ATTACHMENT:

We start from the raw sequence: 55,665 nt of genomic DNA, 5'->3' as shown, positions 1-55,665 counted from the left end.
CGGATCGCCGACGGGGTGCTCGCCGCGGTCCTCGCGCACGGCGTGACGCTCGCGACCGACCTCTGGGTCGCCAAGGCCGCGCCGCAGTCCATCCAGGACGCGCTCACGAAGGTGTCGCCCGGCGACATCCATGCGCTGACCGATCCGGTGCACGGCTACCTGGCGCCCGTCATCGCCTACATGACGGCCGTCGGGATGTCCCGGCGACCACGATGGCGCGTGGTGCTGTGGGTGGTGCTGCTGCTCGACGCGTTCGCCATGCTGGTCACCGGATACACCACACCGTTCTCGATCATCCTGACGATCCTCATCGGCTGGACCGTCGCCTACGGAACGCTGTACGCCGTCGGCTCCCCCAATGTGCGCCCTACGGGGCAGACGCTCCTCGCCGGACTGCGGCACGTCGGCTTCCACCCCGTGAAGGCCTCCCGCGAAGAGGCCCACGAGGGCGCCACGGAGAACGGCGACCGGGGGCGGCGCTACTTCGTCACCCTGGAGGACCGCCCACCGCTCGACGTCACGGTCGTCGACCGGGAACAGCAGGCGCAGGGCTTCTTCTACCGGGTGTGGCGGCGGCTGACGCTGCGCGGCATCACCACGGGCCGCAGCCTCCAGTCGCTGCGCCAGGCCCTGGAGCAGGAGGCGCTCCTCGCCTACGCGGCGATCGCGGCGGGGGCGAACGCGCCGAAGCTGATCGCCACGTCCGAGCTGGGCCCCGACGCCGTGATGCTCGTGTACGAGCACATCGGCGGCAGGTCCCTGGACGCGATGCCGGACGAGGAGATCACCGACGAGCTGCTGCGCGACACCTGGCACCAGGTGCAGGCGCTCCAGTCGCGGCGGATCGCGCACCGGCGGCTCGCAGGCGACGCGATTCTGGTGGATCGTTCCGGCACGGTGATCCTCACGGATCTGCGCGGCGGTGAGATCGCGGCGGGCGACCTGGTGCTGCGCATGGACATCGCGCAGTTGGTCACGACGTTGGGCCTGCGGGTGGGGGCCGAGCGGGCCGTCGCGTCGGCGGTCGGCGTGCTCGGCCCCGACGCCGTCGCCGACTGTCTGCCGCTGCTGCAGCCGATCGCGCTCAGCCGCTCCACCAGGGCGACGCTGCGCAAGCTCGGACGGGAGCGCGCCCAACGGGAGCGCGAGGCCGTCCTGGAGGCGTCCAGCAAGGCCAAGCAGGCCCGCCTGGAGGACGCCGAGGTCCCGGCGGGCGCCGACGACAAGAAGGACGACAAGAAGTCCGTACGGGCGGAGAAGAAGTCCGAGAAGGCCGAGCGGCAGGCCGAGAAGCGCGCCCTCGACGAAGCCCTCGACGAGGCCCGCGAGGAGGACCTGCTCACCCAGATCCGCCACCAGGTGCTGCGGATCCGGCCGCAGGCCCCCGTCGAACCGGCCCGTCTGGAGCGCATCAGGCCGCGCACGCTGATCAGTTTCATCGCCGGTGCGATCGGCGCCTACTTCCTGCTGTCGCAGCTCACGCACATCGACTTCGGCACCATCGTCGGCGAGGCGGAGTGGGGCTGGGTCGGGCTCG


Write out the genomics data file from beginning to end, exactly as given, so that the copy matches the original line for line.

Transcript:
We start from the raw sequence: 55,665 nt of genomic DNA, 5'->3' as shown, positions 1-55,665 counted from the left end.
CGGATCGCCGACGGGGTGCTCGCCGCGGTCCTCGCGCACGGCGTGACGCTCGCGACCGACCTCTGGGTCGCCAAGGCCGCGCCGCAGTCCATCCAGGACGCGCTCACGAAGGTGTCGCCCGGCGACATCCATGCGCTGACCGATCCGGTGCACGGCTACCTGGCGCCCGTCATCGCCTACATGACGGCCGTCGGGATGTCCCGGCGACCACGATGGCGCGTGGTGCTGTGGGTGGTGCTGCTGCTCGACGCGTTCGCCATGCTGGTCACCGGATACACCACACCGTTCTCGATCATCCTGACGATCCTCATCGGCTGGACCGTCGCCTACGGAACGCTGTACGCCGTCGGCTCCCCCAATGTGCGCCCTACGGGGCAGACGCTCCTCGCCGGACTGCGGCACGTCGGCTTCCACCCCGTGAAGGCCTCCCGCGAAGAGGCCCACGAGGGCGCCACGGAGAACGGCGACCGGGGGCGGCGCTACTTCGTCACCCTGGAGGACCGCCCACCGCTCGACGTCACGGTCGTCGACCGGGAACAGCAGGCGCAGGGCTTCTTCTACCGGGTGTGGCGGCGGCTGACGCTGCGCGGCATCACCACGGGCCGCAGCCTCCAGTCGCTGCGCCAGGCCCTGGAGCAGGAGGCGCTCCTCGCCTACGCGGCGATCGCGGCGGGGGCGAACGCGCCGAAGCTGATCGCCACGTCCGAGCTGGGCCCCGACGCCGTGATGCTCGTGTACGAGCACATCGGCGGCAGGTCCCTGGACGCGATGCCGGACGAGGAGATCACCGACGAGCTGCTGCGCGACACCTGGCACCAGGTGCAGGCGCTCCAGTCGCGGCGGATCGCGCACCGGCGGCTCGCAGGCGACGCGATTCTGGTGGATCGTTCCGGCACGGTGATCCTCACGGATCTGCGCGGCGGTGAGATCGCGGCGGGCGACCTGGTGCTGCGCATGGACATCGCGCAGTTGGTCACGACGTTGGGCCTGCGGGTGGGGGCCGAGCGGGCCGTCGCGTCGGCGGTCGGCGTGCTCGGCCCCGACGCCGTCGCCGACTGTCTGCCGCTGCTGCAGCCGATCGCGCTCAGCCGCTCCACCAGGGCGACGCTGCGCAAGCTCGGACGGGAGCGCGCCCAACGGGAGCGCGAGGCCGTCCTGGAGGCGTCCAGCAAGGCCAAGCAGGCCCGCCTGGAGGACGCCGAGGTCCCGGCGGGCGCCGACGACAAGAAGGACGACAAGAAGTCCGTACGGGCGGAGAAGAAGTCCGAGAAGGCCGAGCGGCAGGCCGAGAAGCGCGCCCTCGACGAAGCCCTCGACGAGGCCCGCGAGGAGGACCTGCTCACCCAGATCCGCCACCAGGTGCTGCGGATCCGGCCGCAGGCCCCCGTCGAACCGGCCCGTCTGGAGCGCATCAGGCCGCGCACGCTGATCAGTTTCATCGCCGGTGCGATCGGCGCCTACTTCCTGCTGTCGCAGCTCACGCACATCGACTTCGGCACCATCGTCGGCGAGGCGGAGTGGGGCTGGGTCGGGCTCG